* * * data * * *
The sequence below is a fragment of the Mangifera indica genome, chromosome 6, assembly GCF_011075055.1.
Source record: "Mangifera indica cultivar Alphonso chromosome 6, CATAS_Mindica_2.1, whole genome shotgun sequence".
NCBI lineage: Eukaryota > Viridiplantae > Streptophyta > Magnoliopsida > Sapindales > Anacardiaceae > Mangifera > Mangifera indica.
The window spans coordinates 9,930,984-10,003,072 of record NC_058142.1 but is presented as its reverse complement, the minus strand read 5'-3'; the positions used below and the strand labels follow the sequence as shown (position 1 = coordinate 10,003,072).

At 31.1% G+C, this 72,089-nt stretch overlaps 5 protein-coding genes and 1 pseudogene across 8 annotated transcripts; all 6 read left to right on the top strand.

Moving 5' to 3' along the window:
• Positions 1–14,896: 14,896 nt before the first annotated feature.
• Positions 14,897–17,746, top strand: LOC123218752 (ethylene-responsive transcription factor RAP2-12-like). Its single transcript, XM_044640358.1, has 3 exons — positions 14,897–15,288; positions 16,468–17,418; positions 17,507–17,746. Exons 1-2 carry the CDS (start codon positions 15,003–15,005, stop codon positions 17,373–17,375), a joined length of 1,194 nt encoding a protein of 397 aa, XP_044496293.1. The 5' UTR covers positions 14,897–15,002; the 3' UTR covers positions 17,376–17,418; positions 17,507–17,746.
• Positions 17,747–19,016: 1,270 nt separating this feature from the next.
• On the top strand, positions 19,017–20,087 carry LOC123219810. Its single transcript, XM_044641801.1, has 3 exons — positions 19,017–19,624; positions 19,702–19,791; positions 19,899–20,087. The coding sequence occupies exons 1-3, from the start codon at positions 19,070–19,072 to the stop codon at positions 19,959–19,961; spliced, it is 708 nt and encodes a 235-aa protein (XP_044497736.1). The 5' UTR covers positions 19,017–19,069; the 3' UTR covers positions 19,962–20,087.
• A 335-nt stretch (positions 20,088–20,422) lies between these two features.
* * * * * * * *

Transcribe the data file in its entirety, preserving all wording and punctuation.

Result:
The sequence below is a fragment of the Mangifera indica genome, chromosome 6, assembly GCF_011075055.1.
Source record: "Mangifera indica cultivar Alphonso chromosome 6, CATAS_Mindica_2.1, whole genome shotgun sequence".
NCBI lineage: Eukaryota > Viridiplantae > Streptophyta > Magnoliopsida > Sapindales > Anacardiaceae > Mangifera > Mangifera indica.
The window spans coordinates 9,930,984-10,003,072 of record NC_058142.1 but is presented as its reverse complement, the minus strand read 5'-3'; the positions used below and the strand labels follow the sequence as shown (position 1 = coordinate 10,003,072).

At 31.1% G+C, this 72,089-nt stretch overlaps 5 protein-coding genes and 1 pseudogene across 8 annotated transcripts; all 6 read left to right on the top strand.

Moving 5' to 3' along the window:
• Positions 1–14,896: 14,896 nt before the first annotated feature.
• Positions 14,897–17,746, top strand: LOC123218752 (ethylene-responsive transcription factor RAP2-12-like). Its single transcript, XM_044640358.1, has 3 exons — positions 14,897–15,288; positions 16,468–17,418; positions 17,507–17,746. Exons 1-2 carry the CDS (start codon positions 15,003–15,005, stop codon positions 17,373–17,375), a joined length of 1,194 nt encoding a protein of 397 aa, XP_044496293.1. The 5' UTR covers positions 14,897–15,002; the 3' UTR covers positions 17,376–17,418; positions 17,507–17,746.
• Positions 17,747–19,016: 1,270 nt separating this feature from the next.
• On the top strand, positions 19,017–20,087 carry LOC123219810. Its single transcript, XM_044641801.1, has 3 exons — positions 19,017–19,624; positions 19,702–19,791; positions 19,899–20,087. The coding sequence occupies exons 1-3, from the start codon at positions 19,070–19,072 to the stop codon at positions 19,959–19,961; spliced, it is 708 nt and encodes a 235-aa protein (XP_044497736.1). The 5' UTR covers positions 19,017–19,069; the 3' UTR covers positions 19,962–20,087.
• A 335-nt stretch (positions 20,088–20,422) lies between these two features.